Why is this?

Glasgow and other UK cities are pretty damn poor at building and investing cycle infrastructure. It's actually quite embarrassing looking at these images. For a city Glasgow's size the lack of infrastructure is quite shocking (the scale of each image is the same).

However, it goes beyond the amount of infrastructure. The green you see on nearly all of the cities where it radiates from the centres look..... planned. The images scream...PLANNED... at you. Each city is systematically working towards creating (or already has) a viable network of safe routes ,not just in the areas that it is easy or cheap to implement, but where it is needed, i.e. on all the arterial routes of the cites.

I know for a fact that Glasgow doesn't have a plan. I know for a fact that it spends other people's money on bits and pieces, here and there without any overarching forethought.  Thus, we end up with a city that does not look inviting to anyone looking at the Google 'Bicycling' tab. There is no way you could actually plan a journey to get from A to B in the city and remain on the green routes.

So, when I arrange to meet councillors over the next month or so I'll be making this quite clear to them. We need investment AND we need planning. In fact we need planned and recurring investment. The time for piecemeal cycle infrastructure is over.

Anything else and we are resigning Glasgow to many more years as the sick man of Europe.

Sunday 10 August 2014

Cycling Solved - A Kick up the Backside

I've been off on holiday recently and had family visiting so I've been a bit distracted, but I had planned to get back into blogging today. I have plenty to write about, but I came across something recently that changed my planned blog. I saw the following Tweet.

Umm, err, what?!

Ok. I've followed Alex for quite a while now, and I trust what he posts, but this particular statement was so far from what I perceive to be true that I just had to background check this. Did the MSP for Maryhill and Springburn really say this?

A quick search through Alex's tweets found a link to the source. The source is an official report of proceedings of the parliament, so you have to reckon on this being pretty accurate. It has to be. It is however, quite long, but let me extract the text of interest that was associated with Patricia Ferguson.

A recent survey carried out for Glasgow City Council revealed that some two thirds of the people in the sample cohort in the east end who were out of work reported that they had a long-standing illness, disability or infirmity. How do we improve the health record of Glasgow and Scotland? Can that, too, be a legacy of the games? In my view, encouraging young people to walk or cycle to school, and giving more encouragement to people who walk or cycle regularly, would be a start. We have to start somewhere, so we could start there. Walking and cycling are not activities that require a great deal of infrastructure. People just need encouragement and the get-go.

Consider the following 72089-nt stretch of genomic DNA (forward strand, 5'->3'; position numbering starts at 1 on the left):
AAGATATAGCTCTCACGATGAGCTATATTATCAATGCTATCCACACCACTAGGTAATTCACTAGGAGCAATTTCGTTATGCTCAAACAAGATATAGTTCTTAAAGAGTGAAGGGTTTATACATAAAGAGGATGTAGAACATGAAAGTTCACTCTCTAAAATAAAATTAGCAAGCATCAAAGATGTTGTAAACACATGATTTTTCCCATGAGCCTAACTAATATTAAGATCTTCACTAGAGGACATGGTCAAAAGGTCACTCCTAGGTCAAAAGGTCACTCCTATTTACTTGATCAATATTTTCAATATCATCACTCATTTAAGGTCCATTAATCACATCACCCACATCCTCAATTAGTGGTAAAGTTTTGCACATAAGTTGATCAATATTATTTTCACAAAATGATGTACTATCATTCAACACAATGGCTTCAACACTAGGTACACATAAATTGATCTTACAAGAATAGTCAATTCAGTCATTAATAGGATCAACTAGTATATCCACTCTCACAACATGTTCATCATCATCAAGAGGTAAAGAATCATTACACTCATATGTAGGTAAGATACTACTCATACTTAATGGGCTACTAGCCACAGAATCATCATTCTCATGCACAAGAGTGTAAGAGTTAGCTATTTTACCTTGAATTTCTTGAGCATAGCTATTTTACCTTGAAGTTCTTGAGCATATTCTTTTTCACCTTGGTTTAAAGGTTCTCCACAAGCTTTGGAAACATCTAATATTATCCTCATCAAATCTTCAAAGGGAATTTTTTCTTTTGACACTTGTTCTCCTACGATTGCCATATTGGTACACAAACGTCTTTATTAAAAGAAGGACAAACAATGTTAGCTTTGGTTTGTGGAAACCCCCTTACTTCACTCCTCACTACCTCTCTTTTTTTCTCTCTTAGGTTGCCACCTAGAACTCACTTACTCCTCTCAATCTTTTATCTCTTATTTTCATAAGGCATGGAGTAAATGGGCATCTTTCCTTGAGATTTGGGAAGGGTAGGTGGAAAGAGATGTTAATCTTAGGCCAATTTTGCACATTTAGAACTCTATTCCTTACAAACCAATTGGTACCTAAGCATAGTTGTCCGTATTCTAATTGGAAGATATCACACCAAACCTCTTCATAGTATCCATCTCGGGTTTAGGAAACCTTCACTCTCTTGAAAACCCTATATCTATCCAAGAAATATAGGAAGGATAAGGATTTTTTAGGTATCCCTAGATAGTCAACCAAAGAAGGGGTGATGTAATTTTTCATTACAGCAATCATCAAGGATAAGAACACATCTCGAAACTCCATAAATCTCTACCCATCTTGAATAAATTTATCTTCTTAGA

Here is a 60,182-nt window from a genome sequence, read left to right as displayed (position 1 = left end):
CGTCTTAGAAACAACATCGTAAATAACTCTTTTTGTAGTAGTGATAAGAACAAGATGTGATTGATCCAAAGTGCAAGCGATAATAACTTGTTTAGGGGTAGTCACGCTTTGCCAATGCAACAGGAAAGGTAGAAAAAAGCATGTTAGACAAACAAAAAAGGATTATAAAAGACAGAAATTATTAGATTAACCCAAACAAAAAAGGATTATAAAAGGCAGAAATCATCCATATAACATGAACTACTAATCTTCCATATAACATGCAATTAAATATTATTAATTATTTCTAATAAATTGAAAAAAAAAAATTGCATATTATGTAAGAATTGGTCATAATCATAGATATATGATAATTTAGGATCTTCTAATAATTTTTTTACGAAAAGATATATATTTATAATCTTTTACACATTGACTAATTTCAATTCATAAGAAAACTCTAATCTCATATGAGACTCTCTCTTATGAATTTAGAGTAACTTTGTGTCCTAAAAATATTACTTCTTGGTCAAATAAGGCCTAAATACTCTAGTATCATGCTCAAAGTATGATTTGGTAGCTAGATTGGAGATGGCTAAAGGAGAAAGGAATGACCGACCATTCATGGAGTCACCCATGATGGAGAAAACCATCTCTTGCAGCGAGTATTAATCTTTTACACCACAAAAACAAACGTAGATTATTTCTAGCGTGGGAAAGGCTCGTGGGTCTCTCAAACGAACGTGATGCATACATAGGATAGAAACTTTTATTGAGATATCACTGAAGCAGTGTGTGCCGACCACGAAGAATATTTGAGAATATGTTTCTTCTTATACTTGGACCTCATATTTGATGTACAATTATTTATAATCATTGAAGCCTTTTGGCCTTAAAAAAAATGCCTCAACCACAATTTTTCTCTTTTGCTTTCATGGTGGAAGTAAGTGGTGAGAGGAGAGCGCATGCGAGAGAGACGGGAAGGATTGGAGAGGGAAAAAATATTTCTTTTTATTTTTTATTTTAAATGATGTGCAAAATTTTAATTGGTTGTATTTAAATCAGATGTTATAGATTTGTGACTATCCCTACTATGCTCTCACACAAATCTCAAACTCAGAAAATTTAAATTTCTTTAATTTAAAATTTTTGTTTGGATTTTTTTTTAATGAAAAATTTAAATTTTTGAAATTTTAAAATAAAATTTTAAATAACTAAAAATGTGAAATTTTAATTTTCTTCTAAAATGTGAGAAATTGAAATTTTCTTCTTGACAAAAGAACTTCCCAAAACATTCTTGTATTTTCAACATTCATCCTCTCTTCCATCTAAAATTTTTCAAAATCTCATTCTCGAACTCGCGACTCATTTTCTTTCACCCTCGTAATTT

So there you have it.

Effectively Patricia's solution for Glasgow's ills can be summarised by the following statement:

For goodness sake people of Glasgow, get off your lazy backsides and get cycling! The paint on the roads will keep you safe!

Feel free to bang your head off your nearest desk.

Ok, then Patricia, let's see if this works.

Patricia!! Yes you!! Stop driving your damn car or taking the damn bus. Dust off your bike and get your lazy, sorry arse (sorry if this seems a bit rude, but I'm taking a sort of Sergeant Major type approach to giving Patricia a wee bit of get-go) out of your comfortable air-conditioned, Radio 2 engulfed car seat and get on your damn bike!!

Right, hopefully you'll at least have the get-go now.

Now for a bit of encouragement.

Patricia I am more than happy to take you on a wee bike ride through Glasgow. Would you like to join me? Contrary to what it might seem in this blog, I'm actually quite a nice guy, and to prove that, if you do come for a wee bike ride with me, I'll buy you a wee bun and a coffee at the end. How's that?

As we cycle along the obviously 'cycle friendly' streets of Glasgow, I'll let you point out all the places where you think a wee bit of encouragement will convince me to take my children cycling along the roads of this fair city. You might be right, and I might just be imagining all the issues and difficulties that I face on a nearly daily basis on my commute to and from work.

Seriously, this is an offer. Will you come and ride with me?